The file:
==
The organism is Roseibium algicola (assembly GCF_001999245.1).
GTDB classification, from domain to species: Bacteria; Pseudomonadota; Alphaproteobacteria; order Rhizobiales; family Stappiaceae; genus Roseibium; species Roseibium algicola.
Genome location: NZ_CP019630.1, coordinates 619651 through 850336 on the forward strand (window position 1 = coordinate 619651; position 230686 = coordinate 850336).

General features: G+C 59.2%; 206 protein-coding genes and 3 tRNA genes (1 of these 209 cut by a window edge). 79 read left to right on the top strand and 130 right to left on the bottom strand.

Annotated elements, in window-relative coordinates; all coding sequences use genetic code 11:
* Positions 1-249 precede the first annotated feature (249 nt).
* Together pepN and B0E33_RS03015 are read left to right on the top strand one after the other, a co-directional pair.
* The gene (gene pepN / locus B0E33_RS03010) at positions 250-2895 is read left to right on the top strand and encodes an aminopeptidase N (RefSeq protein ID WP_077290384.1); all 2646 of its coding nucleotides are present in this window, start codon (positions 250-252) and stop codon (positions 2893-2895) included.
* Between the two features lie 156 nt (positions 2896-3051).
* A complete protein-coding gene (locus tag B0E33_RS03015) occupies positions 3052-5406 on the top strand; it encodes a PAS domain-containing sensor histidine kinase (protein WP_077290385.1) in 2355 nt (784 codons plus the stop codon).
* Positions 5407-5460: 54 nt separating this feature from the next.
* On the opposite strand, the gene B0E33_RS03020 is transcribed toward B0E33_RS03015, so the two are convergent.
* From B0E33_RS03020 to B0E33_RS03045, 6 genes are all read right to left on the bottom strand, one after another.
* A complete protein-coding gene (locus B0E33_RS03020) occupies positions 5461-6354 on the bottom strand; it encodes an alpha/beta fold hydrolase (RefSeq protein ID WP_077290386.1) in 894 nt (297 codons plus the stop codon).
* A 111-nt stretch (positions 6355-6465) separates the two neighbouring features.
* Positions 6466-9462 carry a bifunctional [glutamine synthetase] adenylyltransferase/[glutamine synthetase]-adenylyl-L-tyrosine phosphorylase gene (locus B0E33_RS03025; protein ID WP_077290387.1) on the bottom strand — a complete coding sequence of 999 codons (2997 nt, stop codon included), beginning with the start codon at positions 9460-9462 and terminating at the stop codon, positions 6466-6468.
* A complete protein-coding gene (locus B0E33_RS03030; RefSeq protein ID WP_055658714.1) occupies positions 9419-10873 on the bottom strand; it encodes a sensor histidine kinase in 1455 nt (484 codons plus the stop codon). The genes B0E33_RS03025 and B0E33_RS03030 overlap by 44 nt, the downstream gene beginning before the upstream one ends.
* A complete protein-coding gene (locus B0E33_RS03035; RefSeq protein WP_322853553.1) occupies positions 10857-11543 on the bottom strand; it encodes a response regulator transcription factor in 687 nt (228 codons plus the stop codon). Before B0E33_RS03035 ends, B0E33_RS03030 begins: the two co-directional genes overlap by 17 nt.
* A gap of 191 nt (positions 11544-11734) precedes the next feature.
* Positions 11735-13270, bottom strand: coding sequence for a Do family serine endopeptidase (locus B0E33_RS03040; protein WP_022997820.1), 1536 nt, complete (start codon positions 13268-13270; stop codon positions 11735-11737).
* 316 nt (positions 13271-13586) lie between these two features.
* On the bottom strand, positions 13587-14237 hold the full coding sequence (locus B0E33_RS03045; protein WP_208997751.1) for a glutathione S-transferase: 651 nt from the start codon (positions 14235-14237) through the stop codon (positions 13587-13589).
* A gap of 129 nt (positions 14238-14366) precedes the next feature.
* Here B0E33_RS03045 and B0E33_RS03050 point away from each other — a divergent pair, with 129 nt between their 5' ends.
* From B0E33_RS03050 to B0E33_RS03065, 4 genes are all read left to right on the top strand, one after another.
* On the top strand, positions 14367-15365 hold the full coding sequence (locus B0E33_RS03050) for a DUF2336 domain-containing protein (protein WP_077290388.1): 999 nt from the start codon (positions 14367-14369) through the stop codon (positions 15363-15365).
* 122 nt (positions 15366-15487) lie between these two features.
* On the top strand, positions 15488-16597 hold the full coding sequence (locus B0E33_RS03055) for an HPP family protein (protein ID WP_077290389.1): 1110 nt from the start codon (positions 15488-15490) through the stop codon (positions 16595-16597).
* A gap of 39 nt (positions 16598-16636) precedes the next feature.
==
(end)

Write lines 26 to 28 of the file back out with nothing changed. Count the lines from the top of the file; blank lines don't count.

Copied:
* On the top strand, positions 14367-15365 hold the full coding sequence (locus B0E33_RS03050) for a DUF2336 domain-containing protein (protein WP_077290388.1): 999 nt from the start codon (positions 14367-14369) through the stop codon (positions 15363-15365).
* 122 nt (positions 15366-15487) lie between these two features.
* On the top strand, positions 15488-16597 hold the full coding sequence (locus B0E33_RS03055) for an HPP family protein (protein ID WP_077290389.1): 1110 nt from the start codon (positions 15488-15490) through the stop codon (positions 16595-16597).